The plants evolved from simple algae and later colonized the landmass; the first tiny terrestrial plants to complex seed plants endure environmental challenges for survival. Plants being sessile are strongly affected by climatic changes and pathogenic attack. Furthermore, the plants in nature do not face a single stress at a time but are subjected to different stresses simultaneously. These factors cause metabolic toxicity, membrane disorganization, closure of stomata, decreased photosynthetic activity, generation of reactive oxygen species (ROS) and altered nutrient acquisition. Plants respond and adapt to these conditions during their entire lifecycle with an array of biochemical and physiological changes.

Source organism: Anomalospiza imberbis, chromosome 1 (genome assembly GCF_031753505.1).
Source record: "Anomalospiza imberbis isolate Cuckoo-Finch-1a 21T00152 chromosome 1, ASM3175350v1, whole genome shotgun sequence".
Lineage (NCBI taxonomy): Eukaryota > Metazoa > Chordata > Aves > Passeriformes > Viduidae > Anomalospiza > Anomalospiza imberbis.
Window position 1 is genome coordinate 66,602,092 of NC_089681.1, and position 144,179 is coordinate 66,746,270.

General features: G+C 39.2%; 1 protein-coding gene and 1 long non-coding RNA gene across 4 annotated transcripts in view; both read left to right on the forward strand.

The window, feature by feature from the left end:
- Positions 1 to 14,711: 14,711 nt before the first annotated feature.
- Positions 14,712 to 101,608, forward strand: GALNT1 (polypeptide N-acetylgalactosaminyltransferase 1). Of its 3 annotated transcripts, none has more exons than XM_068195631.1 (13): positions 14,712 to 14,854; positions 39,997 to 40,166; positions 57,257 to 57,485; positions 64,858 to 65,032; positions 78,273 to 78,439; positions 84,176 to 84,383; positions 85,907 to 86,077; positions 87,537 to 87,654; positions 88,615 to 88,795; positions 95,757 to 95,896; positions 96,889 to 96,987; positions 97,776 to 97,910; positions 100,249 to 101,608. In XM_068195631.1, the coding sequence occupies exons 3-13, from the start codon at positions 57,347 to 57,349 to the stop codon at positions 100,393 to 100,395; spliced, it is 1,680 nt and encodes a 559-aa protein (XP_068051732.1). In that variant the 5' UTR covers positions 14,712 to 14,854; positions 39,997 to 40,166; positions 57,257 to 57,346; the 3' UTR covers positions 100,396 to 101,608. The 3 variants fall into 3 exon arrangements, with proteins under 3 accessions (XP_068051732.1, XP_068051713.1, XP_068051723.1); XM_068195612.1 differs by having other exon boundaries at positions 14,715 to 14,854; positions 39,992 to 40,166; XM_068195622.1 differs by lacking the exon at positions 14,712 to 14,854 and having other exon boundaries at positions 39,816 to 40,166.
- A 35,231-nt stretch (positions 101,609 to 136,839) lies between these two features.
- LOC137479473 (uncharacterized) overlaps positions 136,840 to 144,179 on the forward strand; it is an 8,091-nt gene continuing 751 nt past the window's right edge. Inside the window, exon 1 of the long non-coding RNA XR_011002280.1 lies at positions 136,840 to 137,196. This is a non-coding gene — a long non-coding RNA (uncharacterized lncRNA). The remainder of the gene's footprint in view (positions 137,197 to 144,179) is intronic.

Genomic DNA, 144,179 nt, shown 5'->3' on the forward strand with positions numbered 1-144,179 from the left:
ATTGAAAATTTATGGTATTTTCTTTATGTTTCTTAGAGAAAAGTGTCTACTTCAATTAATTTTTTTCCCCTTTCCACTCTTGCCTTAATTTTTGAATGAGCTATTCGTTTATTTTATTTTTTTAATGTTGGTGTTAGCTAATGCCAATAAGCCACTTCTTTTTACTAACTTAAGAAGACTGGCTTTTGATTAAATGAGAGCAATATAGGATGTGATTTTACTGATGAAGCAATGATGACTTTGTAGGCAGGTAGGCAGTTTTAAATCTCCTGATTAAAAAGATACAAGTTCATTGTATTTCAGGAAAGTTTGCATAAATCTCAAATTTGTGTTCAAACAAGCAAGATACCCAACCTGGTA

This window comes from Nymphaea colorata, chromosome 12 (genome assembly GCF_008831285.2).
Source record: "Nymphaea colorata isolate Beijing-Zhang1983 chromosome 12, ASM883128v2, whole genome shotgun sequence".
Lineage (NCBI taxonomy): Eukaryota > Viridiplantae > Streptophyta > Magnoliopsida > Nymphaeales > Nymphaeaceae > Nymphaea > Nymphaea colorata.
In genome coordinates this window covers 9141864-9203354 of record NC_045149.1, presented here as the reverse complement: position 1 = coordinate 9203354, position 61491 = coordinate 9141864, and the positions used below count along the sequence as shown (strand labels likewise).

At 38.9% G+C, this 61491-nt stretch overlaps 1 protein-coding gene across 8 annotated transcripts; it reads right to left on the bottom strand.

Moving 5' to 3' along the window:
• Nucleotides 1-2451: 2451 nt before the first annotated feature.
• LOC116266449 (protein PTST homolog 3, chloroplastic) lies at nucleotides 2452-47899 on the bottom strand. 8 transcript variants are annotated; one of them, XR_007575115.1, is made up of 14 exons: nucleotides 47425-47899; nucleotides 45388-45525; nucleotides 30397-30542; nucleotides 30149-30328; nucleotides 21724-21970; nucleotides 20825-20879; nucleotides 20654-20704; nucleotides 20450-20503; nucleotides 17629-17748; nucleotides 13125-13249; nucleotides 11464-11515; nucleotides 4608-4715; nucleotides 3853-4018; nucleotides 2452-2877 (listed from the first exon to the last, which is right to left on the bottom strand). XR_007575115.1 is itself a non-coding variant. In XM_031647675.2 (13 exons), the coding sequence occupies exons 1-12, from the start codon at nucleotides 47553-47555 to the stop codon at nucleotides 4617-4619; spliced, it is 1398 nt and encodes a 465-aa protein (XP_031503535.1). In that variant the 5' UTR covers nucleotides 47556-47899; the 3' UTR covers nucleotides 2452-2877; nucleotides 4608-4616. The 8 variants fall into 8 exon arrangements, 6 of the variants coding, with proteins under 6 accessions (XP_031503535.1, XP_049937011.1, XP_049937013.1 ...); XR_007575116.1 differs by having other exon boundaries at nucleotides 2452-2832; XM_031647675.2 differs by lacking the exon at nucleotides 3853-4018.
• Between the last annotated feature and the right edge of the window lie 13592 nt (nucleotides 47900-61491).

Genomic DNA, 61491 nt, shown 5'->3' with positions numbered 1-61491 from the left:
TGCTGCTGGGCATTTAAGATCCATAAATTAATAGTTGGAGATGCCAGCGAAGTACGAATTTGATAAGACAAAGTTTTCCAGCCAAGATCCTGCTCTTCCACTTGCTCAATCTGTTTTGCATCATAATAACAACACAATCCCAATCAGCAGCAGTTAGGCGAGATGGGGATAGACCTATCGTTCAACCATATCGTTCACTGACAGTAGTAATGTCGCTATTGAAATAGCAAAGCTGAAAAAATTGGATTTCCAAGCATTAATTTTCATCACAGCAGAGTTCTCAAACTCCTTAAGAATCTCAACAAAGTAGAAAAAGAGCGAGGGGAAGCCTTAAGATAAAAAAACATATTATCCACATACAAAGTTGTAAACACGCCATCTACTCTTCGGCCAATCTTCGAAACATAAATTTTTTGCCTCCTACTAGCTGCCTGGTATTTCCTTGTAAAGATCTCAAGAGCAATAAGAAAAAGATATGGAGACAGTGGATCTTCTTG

A complex network of stress–responsive signal transduction pathways, converge and diverge in co-operation for combating and imparting biotic and abiotic stress tolerance. The molecular and cellular responses to abiotic and biotic stresses include signal perception then signal transduction to cytoplasm and nucleus, gene expression and finally metabolic-biochemical changes leading to stress endurance. Although plants have gradually evolved a remarkable ability to cope with such highly variable environmental onslaughts, the stresses nevertheless represent a primary cause of crop-loss worldwide.